Documentaries in the Limelight / Famine human rights refugees among themes at Stanford festival
October 19, 1999|By Peter Stack Chronicle Staff Writer
When the Midpeninsula Chapter of the United Nations Association and the Stanford Film Society staged a campus film festival made up of documentaries last year organizers were bowled over by audience response.
There wasn’t much publicity about the first United Nations Association Film Festival said Jasmine Bojic an instructor in Stanford’s department of Slavic languages who programmed the event.
“But hundreds of people came and there was so much heated discussion — just what you hope for with a film festival.” The second United Nations Association Film Festival opens at 7:30 p.m. Thursday at Cubberley Hall at Stanford’s School of Education.
This year’s series whose theme is “building a society for all ages” includes shorts and feature-length documentaries on human rights homelessness famine the environment racism refugee’s disease and women’s issues.
Among six opening-night films are Adrian and Roko Belic’s popular “Genghis Blues” about blind San Francisco blues musician Paul Pena’s meeting with the throat singers of Tuva.
Featured documentaries include “White Hotel” Tobi Solvang and Dianne Griffin’s film about AIDS in East Africa; and two films about contemporary Vietnam: Kristine Samuelson and John Haptas’ “Riding the Tiger” (9:30 p.m.) and Shawn Hainsworth’s “Between Worlds” (10:30 p.m.).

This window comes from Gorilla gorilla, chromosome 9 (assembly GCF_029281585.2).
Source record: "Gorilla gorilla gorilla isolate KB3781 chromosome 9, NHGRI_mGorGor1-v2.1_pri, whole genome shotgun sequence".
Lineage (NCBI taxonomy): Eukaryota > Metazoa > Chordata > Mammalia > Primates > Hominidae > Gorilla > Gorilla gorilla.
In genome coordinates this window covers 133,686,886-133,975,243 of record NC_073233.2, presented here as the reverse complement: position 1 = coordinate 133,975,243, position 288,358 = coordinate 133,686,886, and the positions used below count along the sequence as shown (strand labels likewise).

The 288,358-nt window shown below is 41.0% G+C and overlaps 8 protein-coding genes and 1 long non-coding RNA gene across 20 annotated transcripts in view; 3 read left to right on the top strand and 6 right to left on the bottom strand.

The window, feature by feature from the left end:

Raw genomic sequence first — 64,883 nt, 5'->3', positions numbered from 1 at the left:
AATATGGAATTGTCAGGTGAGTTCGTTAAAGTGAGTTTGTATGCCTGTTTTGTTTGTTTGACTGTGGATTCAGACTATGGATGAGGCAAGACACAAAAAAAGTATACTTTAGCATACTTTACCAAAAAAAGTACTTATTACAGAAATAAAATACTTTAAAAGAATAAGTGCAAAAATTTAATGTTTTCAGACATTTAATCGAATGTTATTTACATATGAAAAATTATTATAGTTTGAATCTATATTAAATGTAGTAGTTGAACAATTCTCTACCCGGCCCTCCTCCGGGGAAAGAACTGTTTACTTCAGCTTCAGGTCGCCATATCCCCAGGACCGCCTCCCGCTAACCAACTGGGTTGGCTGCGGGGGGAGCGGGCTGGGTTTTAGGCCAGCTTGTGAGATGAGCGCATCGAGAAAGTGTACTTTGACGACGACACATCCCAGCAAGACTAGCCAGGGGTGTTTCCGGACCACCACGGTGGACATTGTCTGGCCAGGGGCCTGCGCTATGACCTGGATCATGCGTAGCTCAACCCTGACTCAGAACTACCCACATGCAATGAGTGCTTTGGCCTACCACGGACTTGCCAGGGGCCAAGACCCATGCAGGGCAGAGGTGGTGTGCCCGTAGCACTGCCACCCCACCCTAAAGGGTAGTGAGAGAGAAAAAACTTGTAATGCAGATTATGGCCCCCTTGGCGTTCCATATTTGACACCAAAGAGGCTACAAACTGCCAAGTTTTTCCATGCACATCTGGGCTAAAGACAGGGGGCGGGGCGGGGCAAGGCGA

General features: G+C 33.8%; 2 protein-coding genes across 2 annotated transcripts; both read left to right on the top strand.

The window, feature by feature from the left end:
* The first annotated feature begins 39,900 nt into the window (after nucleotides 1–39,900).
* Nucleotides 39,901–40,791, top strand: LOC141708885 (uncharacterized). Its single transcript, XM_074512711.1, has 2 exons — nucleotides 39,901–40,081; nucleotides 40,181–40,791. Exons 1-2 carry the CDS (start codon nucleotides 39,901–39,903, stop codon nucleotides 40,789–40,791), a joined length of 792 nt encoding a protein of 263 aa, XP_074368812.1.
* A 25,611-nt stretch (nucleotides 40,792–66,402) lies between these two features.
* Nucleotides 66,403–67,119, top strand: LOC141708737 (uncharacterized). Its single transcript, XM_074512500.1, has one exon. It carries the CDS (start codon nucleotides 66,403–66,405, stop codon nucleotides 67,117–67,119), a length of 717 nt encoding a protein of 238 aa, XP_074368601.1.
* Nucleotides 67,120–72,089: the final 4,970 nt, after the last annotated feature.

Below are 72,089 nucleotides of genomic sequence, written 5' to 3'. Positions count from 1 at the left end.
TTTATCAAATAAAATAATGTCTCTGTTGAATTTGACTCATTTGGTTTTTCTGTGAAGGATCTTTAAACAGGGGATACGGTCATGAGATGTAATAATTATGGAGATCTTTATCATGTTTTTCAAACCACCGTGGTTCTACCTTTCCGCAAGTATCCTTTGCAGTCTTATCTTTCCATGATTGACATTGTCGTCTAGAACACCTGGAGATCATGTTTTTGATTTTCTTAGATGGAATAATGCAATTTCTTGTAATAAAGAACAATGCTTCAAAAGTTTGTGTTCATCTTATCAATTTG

Saturday’s program opens at 1 p.m. at Annenberg Auditorium with Jill Sharpe and Velcrow Ripper’s film about Colombia “In the Company of Fear.”
Other Saturday screenings include Gary Weimberg and Catherine Ryan’s “The Double Life of Ernesto Gomez Gomez” (8 p.m.) and Slawomir Grunberg’s “From Chechnya to Chernobyl” (10:30 p.m.).
A roundtable discussion with filmmakers titled “Behind the Scenes: International Human Rights Documentaries” is scheduled for 4:30 p.m.
Sunday’s program begins at 1 p.m. in Cubberley Auditorium with Ronald Levaco’s “Round Eyes in the Middle Kingdom” about Westerners living in China and concludes at 5 p.m. with Janet Cole and Barbara Sonneborn’s Oscar-nominated “Regret to Inform” about Vietnam War widows.
The festival pays tribute to Bay Area documentary editor director and producer Lucy Massie Phenix. She worked on “Cancer in Two Voices” (8:30 p.m. Friday at Annenberg) “Winter Soldier” (3 p.m. Saturday at Annenberg) and “Regret to Inform.”
THE UNITED NATIONS ASSOCIATION FILM FESTIVAL.